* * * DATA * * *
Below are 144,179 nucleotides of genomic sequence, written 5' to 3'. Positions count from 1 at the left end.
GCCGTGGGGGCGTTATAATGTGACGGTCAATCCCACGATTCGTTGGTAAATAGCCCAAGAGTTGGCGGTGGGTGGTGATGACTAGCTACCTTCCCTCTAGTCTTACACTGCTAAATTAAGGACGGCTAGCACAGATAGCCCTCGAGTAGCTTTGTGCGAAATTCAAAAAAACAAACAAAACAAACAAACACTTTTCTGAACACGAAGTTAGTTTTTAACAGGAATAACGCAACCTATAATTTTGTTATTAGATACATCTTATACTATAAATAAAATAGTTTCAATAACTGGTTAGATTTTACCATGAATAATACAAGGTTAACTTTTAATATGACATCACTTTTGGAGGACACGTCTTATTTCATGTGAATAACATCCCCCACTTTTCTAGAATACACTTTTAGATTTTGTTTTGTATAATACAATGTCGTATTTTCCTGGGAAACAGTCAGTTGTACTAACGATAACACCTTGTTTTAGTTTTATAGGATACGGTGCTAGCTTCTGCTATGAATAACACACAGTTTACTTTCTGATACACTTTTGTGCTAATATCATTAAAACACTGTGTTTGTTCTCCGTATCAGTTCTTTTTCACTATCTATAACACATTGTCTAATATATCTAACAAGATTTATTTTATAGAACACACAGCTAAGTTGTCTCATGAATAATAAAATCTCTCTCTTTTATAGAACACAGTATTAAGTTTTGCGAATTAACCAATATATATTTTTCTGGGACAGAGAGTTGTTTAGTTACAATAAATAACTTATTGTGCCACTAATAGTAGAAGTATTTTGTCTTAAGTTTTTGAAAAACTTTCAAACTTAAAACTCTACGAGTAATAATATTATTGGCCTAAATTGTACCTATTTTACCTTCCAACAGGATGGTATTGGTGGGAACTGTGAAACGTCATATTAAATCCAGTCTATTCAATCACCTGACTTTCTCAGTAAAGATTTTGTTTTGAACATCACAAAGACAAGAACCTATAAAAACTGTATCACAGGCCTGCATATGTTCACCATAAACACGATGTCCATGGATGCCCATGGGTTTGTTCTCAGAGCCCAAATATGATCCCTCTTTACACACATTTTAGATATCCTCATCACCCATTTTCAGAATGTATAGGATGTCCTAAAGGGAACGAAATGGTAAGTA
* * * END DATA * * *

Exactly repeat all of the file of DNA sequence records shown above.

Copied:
Below are 144,179 nucleotides of genomic sequence, written 5' to 3'. Positions count from 1 at the left end.
GCCGTGGGGGCGTTATAATGTGACGGTCAATCCCACGATTCGTTGGTAAATAGCCCAAGAGTTGGCGGTGGGTGGTGATGACTAGCTACCTTCCCTCTAGTCTTACACTGCTAAATTAAGGACGGCTAGCACAGATAGCCCTCGAGTAGCTTTGTGCGAAATTCAAAAAAACAAACAAAACAAACAAACACTTTTCTGAACACGAAGTTAGTTTTTAACAGGAATAACGCAACCTATAATTTTGTTATTAGATACATCTTATACTATAAATAAAATAGTTTCAATAACTGGTTAGATTTTACCATGAATAATACAAGGTTAACTTTTAATATGACATCACTTTTGGAGGACACGTCTTATTTCATGTGAATAACATCCCCCACTTTTCTAGAATACACTTTTAGATTTTGTTTTGTATAATACAATGTCGTATTTTCCTGGGAAACAGTCAGTTGTACTAACGATAACACCTTGTTTTAGTTTTATAGGATACGGTGCTAGCTTCTGCTATGAATAACACACAGTTTACTTTCTGATACACTTTTGTGCTAATATCATTAAAACACTGTGTTTGTTCTCCGTATCAGTTCTTTTTCACTATCTATAACACATTGTCTAATATATCTAACAAGATTTATTTTATAGAACACACAGCTAAGTTGTCTCATGAATAATAAAATCTCTCTCTTTTATAGAACACAGTATTAAGTTTTGCGAATTAACCAATATATATTTTTCTGGGACAGAGAGTTGTTTAGTTACAATAAATAACTTATTGTGCCACTAATAGTAGAAGTATTTTGTCTTAAGTTTTTGAAAAACTTTCAAACTTAAAACTCTACGAGTAATAATATTATTGGCCTAAATTGTACCTATTTTACCTTCCAACAGGATGGTATTGGTGGGAACTGTGAAACGTCATATTAAATCCAGTCTATTCAATCACCTGACTTTCTCAGTAAAGATTTTGTTTTGAACATCACAAAGACAAGAACCTATAAAAACTGTATCACAGGCCTGCATATGTTCACCATAAACACGATGTCCATGGATGCCCATGGGTTTGTTCTCAGAGCCCAAATATGATCCCTCTTTACACACATTTTAGATATCCTCATCACCCATTTTCAGAATGTATAGGATGTCCTAAAGGGAACGAAATGGTAAGTA